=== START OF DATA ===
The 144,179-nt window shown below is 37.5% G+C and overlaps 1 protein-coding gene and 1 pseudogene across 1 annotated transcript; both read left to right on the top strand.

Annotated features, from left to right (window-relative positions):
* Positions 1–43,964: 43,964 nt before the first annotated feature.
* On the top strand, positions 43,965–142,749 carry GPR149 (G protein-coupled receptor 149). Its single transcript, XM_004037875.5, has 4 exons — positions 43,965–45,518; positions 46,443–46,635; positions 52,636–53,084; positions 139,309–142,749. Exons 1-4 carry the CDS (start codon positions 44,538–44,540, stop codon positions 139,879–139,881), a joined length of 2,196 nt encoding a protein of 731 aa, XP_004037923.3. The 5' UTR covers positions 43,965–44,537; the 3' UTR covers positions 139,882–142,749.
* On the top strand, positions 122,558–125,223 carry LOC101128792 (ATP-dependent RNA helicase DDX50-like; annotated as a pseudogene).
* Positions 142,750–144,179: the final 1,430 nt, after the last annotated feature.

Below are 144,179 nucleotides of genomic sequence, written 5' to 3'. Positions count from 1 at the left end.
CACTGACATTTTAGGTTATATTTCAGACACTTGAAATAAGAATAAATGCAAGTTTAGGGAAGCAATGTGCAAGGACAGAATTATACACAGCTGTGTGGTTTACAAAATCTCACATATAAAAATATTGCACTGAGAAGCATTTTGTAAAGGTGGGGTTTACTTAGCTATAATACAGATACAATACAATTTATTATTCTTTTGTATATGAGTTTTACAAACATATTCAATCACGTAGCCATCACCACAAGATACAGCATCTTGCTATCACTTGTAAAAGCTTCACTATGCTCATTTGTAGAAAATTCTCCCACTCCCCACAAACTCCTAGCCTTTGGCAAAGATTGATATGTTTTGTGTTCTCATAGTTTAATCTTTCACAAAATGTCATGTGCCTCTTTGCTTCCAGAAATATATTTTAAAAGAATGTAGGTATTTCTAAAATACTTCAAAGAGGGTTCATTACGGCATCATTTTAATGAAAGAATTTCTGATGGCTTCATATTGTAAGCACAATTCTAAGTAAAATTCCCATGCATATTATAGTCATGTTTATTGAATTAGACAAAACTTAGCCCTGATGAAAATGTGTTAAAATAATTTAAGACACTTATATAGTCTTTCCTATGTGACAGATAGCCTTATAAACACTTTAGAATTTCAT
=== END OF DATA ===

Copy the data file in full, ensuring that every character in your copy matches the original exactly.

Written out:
The 144,179-nt window shown below is 37.5% G+C and overlaps 1 protein-coding gene and 1 pseudogene across 1 annotated transcript; both read left to right on the top strand.

Annotated features, from left to right (window-relative positions):
* Positions 1–43,964: 43,964 nt before the first annotated feature.
* On the top strand, positions 43,965–142,749 carry GPR149 (G protein-coupled receptor 149). Its single transcript, XM_004037875.5, has 4 exons — positions 43,965–45,518; positions 46,443–46,635; positions 52,636–53,084; positions 139,309–142,749. Exons 1-4 carry the CDS (start codon positions 44,538–44,540, stop codon positions 139,879–139,881), a joined length of 2,196 nt encoding a protein of 731 aa, XP_004037923.3. The 5' UTR covers positions 43,965–44,537; the 3' UTR covers positions 139,882–142,749.
* On the top strand, positions 122,558–125,223 carry LOC101128792 (ATP-dependent RNA helicase DDX50-like; annotated as a pseudogene).
* Positions 142,750–144,179: the final 1,430 nt, after the last annotated feature.

Below are 144,179 nucleotides of genomic sequence, written 5' to 3'. Positions count from 1 at the left end.
CACTGACATTTTAGGTTATATTTCAGACACTTGAAATAAGAATAAATGCAAGTTTAGGGAAGCAATGTGCAAGGACAGAATTATACACAGCTGTGTGGTTTACAAAATCTCACATATAAAAATATTGCACTGAGAAGCATTTTGTAAAGGTGGGGTTTACTTAGCTATAATACAGATACAATACAATTTATTATTCTTTTGTATATGAGTTTTACAAACATATTCAATCACGTAGCCATCACCACAAGATACAGCATCTTGCTATCACTTGTAAAAGCTTCACTATGCTCATTTGTAGAAAATTCTCCCACTCCCCACAAACTCCTAGCCTTTGGCAAAGATTGATATGTTTTGTGTTCTCATAGTTTAATCTTTCACAAAATGTCATGTGCCTCTTTGCTTCCAGAAATATATTTTAAAAGAATGTAGGTATTTCTAAAATACTTCAAAGAGGGTTCATTACGGCATCATTTTAATGAAAGAATTTCTGATGGCTTCATATTGTAAGCACAATTCTAAGTAAAATTCCCATGCATATTATAGTCATGTTTATTGAATTAGACAAAACTTAGCCCTGATGAAAATGTGTTAAAATAATTTAAGACACTTATATAGTCTTTCCTATGTGACAGATAGCCTTATAAACACTTTAGAATTTCAT